B2B is Coming—This Time for Real
Not too long ago, B2B Web commerce was hailed as the "Next Big Thing," but its actual progress has stalled. This won't last much longer. According to Anthea Stratigos, president and co-founder of Outsell, "B2B is simmering, there will be a lot more activity emerging than we've seen before, and content will surround these venues." B2B commerce's growth, Stratigos continues, will be powered by new-style corporate Web sites. "Most knowledge workers have, underlying the jobs they need to do, requirements for company information. As the Web has matured, it's recognized that corporate Web sites are authoritative sources and venues, not only for marketing communications and similar static exchanges, but also places to interact with the company, to transact with ecommerce, and to find extranet information about customer or supplier relationships or the company itself."
This model was also pioneered by dot coms, under the buzzword "vortal" (vertical portal.) However, as Outsell's Curle notes, the older players are moving in. "The early arrivers were very entrepreneurial and broke some ground, and planted the seed of the idea, but they're no longer around. It's established players that are either vendors in the space, or publishers in the space, that have come back and are taking over."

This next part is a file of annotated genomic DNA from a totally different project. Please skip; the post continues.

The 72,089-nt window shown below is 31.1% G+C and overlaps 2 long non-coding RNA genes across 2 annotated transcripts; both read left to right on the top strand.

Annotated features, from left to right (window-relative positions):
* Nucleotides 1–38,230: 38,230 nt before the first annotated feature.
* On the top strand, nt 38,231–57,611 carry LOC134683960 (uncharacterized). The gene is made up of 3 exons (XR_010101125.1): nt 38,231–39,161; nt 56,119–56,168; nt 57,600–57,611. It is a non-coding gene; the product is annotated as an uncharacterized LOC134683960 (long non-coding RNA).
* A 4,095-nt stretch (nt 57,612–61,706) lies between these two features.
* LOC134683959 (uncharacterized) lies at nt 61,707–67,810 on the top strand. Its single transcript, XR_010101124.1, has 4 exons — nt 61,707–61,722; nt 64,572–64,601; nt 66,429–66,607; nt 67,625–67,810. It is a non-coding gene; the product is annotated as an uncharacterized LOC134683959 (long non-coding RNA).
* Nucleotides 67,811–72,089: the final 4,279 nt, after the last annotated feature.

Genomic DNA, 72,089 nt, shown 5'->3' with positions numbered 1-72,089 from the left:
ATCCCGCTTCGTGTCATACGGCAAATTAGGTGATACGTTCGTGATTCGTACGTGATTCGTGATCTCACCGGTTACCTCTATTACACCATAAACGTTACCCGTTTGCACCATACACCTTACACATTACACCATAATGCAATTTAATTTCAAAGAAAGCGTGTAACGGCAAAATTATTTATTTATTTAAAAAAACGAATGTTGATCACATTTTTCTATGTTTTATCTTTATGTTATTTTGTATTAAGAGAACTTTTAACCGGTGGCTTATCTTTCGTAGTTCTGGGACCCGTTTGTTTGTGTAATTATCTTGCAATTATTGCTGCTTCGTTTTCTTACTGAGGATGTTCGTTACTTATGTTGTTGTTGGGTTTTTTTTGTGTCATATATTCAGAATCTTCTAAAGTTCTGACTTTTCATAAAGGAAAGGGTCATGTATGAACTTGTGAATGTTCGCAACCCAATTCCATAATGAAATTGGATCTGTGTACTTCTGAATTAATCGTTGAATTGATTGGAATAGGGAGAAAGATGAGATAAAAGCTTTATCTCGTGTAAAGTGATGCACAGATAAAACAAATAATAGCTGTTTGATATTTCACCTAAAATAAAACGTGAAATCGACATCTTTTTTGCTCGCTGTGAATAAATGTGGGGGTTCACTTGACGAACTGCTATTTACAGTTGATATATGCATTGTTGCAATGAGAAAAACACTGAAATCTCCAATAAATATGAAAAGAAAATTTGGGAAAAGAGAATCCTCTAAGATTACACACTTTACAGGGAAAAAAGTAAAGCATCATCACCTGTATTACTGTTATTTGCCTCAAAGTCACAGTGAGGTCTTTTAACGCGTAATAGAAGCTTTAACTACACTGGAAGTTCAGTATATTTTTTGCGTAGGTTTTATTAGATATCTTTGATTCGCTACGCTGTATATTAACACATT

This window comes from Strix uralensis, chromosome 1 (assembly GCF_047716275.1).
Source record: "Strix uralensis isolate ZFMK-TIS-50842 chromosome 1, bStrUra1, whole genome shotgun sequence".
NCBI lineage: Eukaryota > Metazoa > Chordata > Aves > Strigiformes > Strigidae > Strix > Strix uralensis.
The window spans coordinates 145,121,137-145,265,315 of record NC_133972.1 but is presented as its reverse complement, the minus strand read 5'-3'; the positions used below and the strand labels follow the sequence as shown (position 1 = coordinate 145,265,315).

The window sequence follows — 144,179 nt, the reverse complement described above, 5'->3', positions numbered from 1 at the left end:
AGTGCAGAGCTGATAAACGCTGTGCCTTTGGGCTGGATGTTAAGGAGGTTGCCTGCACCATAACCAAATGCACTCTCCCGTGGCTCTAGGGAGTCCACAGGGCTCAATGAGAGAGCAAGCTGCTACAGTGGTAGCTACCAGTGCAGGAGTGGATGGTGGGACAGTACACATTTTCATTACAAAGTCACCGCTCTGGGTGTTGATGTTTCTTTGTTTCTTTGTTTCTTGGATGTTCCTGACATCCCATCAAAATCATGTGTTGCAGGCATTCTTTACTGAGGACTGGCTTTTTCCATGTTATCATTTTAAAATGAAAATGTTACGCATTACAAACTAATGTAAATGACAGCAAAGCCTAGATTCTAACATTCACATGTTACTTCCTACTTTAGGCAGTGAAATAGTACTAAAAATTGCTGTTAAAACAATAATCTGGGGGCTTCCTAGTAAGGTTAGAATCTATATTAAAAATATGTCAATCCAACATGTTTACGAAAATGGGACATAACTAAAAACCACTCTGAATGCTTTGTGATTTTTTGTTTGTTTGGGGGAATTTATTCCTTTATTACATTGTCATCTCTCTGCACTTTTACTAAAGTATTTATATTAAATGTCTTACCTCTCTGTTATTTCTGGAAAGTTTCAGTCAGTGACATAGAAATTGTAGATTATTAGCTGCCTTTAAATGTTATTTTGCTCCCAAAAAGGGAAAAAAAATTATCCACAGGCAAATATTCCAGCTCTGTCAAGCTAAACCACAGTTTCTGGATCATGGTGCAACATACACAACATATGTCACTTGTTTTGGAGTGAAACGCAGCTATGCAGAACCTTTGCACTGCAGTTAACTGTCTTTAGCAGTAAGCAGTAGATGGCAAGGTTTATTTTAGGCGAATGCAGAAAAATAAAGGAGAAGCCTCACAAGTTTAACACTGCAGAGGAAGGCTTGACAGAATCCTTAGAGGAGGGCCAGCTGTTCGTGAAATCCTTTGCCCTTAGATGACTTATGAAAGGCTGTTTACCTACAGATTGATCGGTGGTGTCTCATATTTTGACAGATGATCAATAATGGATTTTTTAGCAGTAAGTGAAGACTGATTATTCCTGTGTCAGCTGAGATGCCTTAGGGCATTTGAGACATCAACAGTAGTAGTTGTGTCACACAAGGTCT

An example is GE Plastics. As expected, it has extensive information on GE's plastics products, but there is a host of additional content types, including those from other companies and third-party content producers, including:
Industry-wide product information, including spec sheets from other manufacturers
Plastics industry news and an international conference calendar
Business tools, such as engineering calculators and collaboration software
Product seminar programming delivered as Webcasts
The corporate B2B Web site is also becoming the venue for an otherwise common type of content that is not usually thought of
as "business" information: community discussions. Outsell's Stratigos explains, "We're seeing discussion threads becoming content. In our research of end-users in the corporate world, we find that they are very dependent on expert networks, that they really like to use colleagues and expertise areas. I think this will become commonplace within corporate portals. On the open Web sites, we see discussion emerging as an important form of content."